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Northchild

Quick beginner's question about function calls (C++/VS NET)

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Hi all, I''m making my first simple console program and was wondering how I would go about calling a function from another file. The file that I''m working on is titled main.cpp, and has a few functions. I''m putting class definitions in their own files and including them with #include in main.cpp. If I keep writing functions, main.cpp is going to be fairly cluttered. Thanks!

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So main() can call a function called game() in another cpp file associated with the VS solution? No need for a reply, I can try these small things myself. Just trying to piece stuff together.

Does the arrangement of various files in a project play a large role when you get to programming for the real world? Looking at some of the programs out there, it''s amazing to me to see that they have hundreds or even thousands of files. I''ll have to do a search to figure out what some of the more common file types are. Thanks again.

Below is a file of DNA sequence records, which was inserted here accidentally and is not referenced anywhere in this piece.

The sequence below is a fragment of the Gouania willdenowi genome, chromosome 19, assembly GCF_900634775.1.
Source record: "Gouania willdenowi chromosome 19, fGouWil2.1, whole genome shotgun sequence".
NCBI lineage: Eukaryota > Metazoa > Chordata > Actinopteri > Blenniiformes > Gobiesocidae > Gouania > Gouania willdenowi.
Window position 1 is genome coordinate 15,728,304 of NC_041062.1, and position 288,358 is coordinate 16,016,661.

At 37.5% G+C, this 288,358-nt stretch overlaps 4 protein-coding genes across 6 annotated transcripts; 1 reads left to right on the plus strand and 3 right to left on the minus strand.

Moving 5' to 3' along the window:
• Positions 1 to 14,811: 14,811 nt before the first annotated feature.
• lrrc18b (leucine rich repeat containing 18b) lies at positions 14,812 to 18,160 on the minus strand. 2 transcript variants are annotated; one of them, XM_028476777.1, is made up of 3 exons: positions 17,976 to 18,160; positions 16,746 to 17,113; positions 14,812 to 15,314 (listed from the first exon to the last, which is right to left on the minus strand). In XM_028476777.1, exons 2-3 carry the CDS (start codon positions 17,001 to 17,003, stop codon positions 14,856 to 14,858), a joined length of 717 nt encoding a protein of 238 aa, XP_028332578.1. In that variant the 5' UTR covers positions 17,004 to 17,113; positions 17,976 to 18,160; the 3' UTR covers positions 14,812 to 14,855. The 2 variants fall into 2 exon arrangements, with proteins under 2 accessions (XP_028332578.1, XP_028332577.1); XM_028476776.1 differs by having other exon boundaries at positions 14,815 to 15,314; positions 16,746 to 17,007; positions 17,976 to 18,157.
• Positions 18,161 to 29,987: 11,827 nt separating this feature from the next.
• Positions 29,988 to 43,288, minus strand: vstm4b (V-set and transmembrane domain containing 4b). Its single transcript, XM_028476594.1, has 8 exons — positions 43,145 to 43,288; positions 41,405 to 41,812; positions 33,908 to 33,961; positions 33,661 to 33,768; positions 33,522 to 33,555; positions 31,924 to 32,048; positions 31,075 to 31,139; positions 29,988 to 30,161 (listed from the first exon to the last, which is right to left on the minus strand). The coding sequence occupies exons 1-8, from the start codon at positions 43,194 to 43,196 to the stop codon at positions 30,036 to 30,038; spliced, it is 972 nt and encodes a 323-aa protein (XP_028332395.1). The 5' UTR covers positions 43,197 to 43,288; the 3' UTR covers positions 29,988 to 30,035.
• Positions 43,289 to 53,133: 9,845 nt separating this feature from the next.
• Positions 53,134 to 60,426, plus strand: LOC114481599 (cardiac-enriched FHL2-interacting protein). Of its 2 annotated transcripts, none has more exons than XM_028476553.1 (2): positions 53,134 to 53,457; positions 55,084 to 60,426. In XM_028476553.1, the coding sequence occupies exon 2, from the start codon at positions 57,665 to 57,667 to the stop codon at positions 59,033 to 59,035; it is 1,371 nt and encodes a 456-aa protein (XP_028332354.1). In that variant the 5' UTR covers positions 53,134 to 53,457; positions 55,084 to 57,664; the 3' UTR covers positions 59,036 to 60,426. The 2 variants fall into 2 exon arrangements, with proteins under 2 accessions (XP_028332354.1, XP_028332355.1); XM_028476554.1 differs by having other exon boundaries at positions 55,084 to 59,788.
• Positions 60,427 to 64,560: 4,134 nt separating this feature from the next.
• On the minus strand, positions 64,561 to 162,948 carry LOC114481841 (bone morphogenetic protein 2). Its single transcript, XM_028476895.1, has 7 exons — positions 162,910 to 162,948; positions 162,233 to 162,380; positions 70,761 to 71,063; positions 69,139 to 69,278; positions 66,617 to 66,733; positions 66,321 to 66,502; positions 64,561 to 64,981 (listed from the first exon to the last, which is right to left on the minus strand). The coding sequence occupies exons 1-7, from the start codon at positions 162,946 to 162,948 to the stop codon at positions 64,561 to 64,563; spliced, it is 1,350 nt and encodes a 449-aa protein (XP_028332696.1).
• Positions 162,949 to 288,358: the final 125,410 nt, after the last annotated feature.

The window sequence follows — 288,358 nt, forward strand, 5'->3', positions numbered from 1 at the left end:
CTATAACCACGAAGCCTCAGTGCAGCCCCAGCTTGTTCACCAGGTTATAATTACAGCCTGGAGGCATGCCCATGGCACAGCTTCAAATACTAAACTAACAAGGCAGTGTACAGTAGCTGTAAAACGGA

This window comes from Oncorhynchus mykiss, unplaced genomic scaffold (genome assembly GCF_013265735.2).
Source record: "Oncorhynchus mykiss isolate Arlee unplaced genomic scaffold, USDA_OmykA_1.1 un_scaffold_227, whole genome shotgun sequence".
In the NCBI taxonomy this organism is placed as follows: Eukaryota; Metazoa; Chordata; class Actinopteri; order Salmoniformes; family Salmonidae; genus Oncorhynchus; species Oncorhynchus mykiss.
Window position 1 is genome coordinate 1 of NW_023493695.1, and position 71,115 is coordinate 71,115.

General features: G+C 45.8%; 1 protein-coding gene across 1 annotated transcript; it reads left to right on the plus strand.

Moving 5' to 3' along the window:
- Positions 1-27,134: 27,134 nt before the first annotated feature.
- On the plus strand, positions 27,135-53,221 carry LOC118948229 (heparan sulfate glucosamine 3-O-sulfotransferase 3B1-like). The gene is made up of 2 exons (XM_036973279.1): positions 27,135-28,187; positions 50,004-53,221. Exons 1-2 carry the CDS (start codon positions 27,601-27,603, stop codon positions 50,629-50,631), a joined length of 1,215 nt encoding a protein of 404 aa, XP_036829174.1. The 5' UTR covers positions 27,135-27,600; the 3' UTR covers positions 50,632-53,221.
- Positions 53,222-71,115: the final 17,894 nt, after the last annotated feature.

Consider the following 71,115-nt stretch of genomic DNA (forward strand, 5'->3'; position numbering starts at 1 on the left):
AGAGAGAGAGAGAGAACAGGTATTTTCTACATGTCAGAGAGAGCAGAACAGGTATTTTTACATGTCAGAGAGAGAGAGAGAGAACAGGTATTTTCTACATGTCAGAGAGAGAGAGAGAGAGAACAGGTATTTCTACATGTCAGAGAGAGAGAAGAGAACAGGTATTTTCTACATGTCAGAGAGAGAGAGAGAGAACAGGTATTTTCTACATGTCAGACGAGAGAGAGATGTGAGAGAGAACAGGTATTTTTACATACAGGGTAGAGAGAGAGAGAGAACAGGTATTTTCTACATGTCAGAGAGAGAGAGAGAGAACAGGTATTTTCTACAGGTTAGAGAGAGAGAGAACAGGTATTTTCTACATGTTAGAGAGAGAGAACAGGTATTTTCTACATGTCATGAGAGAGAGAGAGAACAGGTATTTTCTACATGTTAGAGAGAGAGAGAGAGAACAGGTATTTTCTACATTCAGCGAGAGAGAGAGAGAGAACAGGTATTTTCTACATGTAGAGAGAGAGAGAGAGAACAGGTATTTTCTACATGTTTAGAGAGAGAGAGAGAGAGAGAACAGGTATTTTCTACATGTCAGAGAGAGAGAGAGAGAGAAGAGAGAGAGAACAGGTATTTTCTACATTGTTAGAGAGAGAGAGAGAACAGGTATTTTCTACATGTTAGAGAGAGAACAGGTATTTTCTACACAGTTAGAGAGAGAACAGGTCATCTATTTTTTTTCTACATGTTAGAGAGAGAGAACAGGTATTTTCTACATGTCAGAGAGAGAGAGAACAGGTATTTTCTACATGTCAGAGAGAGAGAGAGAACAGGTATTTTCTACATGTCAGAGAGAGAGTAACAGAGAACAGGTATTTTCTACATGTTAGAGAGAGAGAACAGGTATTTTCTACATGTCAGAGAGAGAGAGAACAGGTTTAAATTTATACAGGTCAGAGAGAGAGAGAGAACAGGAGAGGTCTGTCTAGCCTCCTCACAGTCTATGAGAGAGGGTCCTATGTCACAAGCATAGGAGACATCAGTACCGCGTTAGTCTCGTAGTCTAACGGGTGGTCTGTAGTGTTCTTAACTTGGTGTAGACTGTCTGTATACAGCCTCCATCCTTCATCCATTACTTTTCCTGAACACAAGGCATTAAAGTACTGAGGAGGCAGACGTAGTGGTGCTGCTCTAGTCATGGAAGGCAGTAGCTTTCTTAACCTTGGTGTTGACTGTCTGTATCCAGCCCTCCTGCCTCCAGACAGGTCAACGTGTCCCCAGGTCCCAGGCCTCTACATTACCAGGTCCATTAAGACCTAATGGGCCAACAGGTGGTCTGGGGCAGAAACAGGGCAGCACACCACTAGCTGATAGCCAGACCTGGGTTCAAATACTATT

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quote:
Original post by Northchild
Does the arrangement of various files in a project play a large role when you get to programming for the real world?



Yes. Most definitely. Many "real world" projects exceed millions of lines of code, i think my eyes would implode if i saw more than 100,000 lines of code in one file Theres an article in the resources section about how to organise code in multiple files, you may find it useful.

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Still confused...

How would I use multiple cpp files in my project? I''ve read over "Organizing Code Files in C and C++" here at GameDev, and know how to #include and use headers for class definitions, etc, but I''m still fuzzy about how I would do something like: